But therein lies a major issue: how can one consistently define the slope of a vertical line? One can't -- it's impossible because both $\infty$ and $-\infty$ will be equally reasonable choices -- this none-uniqueness problem doesn't happen for any other type of tangent line by the way.

Sure, in the case of $x^{-1/3}$ one could argue that "by continuity" the slope should be defined to be $+\infty$. But what about $\sqrt{x}$ and $-\sqrt{x}$? By continuity the derivative of one at 0 would be $+\infty$ and the other would have derivative $-\infty$ at 0, but both would correspond to the same tangent line of the curve $x=y^2$.

In more than one dimension, the geometric problems associated with trying to define an "infinite derivative" are even worse. Specifically, an "infinite derivative" would correspond to the non-existent inverse of a singular matrix, and there are literally uncountably many ways in which a matrix can be singular (i.e. not be invertible and have determinant zero), so any attempt to find a reasonably small number of "pseudoinverses" for all singular matrices would not be tractable.

(Moreover the space of invertible matrices has a nice property called "openness" which is similar to the idea of an open interval that non-invertible matrices simply do not have. Think of it this way: the set of real numbers which have well-defined reciprocals is $(-\infty,0) \cup (0,\infty)$ -- two open intervals, whereas the set of real numbers that don't have a well-defined reciprocal, $\{0\}$ is a point (points have the property of being "closed"). A similar situation exists in higher dimensions.)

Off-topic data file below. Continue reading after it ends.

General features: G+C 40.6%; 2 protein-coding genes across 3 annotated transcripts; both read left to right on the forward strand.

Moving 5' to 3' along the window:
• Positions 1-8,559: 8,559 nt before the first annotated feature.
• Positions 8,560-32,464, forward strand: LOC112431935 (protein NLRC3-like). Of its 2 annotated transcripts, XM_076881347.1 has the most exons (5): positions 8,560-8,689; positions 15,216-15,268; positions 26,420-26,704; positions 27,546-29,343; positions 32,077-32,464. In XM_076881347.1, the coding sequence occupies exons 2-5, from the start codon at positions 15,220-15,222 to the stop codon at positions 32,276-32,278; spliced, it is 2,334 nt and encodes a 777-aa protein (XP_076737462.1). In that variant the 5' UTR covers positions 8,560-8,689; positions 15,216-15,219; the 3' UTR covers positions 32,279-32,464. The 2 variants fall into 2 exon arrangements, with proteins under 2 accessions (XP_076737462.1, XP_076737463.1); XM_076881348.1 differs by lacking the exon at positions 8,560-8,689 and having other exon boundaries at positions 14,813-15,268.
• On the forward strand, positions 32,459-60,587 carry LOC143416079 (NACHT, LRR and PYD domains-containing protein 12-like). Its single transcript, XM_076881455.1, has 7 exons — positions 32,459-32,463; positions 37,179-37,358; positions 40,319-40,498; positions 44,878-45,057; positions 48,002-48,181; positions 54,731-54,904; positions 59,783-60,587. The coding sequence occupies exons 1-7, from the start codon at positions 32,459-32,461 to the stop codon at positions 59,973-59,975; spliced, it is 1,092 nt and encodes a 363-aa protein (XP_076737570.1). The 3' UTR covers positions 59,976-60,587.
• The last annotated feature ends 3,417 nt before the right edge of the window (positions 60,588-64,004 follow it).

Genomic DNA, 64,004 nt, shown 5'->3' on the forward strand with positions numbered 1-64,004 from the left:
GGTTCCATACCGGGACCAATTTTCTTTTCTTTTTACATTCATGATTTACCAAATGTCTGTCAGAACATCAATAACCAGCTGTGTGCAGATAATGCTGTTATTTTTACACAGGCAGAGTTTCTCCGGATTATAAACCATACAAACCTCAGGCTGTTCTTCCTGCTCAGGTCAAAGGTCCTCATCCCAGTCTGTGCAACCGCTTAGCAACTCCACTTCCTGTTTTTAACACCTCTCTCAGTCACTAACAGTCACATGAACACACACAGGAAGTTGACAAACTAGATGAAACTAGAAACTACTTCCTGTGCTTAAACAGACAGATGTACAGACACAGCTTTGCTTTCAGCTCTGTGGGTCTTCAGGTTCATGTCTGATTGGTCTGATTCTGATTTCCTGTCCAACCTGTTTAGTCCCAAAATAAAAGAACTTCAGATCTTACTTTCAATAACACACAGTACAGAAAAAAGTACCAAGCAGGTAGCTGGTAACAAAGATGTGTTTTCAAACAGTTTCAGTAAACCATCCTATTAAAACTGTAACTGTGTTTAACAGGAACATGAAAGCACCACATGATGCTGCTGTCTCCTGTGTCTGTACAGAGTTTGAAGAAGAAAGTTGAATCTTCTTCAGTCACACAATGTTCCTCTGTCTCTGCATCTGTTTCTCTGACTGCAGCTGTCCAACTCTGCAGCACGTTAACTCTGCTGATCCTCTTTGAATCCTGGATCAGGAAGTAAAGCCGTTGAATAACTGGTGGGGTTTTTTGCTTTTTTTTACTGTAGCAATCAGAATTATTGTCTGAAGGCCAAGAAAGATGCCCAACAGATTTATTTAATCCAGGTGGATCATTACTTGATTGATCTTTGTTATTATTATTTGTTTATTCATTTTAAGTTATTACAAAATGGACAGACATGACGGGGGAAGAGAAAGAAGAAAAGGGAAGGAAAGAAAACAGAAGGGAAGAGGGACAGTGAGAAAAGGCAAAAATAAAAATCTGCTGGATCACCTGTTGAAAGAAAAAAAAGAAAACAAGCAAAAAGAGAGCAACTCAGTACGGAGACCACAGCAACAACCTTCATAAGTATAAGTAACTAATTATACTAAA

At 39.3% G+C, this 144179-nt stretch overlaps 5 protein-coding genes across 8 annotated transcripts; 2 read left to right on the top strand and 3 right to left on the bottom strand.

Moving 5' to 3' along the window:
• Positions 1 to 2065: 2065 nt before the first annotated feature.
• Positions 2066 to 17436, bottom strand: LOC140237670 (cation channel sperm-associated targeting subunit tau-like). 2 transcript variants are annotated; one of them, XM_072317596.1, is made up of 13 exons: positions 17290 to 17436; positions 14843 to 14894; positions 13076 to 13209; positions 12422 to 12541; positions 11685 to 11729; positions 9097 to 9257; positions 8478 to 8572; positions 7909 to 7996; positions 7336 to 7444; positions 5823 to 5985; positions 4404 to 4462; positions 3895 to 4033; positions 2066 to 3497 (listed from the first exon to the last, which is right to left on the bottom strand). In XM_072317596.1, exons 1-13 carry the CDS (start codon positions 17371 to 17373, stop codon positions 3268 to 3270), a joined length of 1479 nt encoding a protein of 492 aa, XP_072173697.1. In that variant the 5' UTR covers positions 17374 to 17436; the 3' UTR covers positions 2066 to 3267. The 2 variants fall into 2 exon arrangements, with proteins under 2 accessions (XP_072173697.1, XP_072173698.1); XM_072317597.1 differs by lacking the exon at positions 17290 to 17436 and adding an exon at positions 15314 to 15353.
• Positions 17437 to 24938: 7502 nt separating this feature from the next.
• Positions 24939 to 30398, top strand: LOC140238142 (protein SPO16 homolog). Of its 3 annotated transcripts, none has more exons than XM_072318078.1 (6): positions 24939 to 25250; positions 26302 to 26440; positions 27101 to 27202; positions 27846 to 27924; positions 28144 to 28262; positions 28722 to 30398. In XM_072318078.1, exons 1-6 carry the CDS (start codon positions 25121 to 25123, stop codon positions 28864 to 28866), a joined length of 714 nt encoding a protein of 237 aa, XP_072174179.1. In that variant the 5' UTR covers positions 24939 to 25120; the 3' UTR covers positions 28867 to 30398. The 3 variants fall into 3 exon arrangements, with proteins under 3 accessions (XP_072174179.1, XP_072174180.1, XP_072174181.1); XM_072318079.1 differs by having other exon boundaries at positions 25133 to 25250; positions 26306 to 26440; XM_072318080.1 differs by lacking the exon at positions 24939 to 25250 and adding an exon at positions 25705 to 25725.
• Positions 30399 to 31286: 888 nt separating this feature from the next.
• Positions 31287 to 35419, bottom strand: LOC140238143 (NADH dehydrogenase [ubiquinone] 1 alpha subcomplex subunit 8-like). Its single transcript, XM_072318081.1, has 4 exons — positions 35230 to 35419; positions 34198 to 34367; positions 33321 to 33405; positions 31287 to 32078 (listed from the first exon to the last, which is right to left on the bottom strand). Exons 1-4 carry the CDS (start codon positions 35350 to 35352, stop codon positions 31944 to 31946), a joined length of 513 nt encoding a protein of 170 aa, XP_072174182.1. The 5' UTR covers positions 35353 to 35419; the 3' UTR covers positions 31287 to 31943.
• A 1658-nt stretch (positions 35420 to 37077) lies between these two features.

In the proof of the inverse function (for a general number of dimensions, including $n=1$), we rely on the derivative being "non-zero" (in a generalized sense) in order to show that we can find a local inverse for the function centered at that point.

The proof doesn't go through when the derivative is "zero" because we can't define a unique value for the derivative of the local inverse function at that point (again, this is even true for $n=1$ as I mentioned above).

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  • $\begingroup$ What about the Reimann projective line where $-\infty = \infty$? I would say that derivatives at infinity aren't wrong and make sense for some problems but that the machinery for working with infinities is annoying to work with and so many mathematicians don't bother with the case. $\endgroup$ – Steven Stewart-Gallus Jun 3 '16 at 17:15
  • $\begingroup$ But a single infinity for the real line does NOT lead to useful analysis (because of its total order, which we use extensively), since $\infty$ means essentially "without upper bound" and $-\infty$ means "without lower bound". In higher-dimensional spaces, where there is no total order, people are more willing to consider a single "point at infinity", but using such a concept to try to define a single inverse for uncountably many singular matrices still seems futile. $\endgroup$ – Chill2Macht Jun 3 '16 at 19:12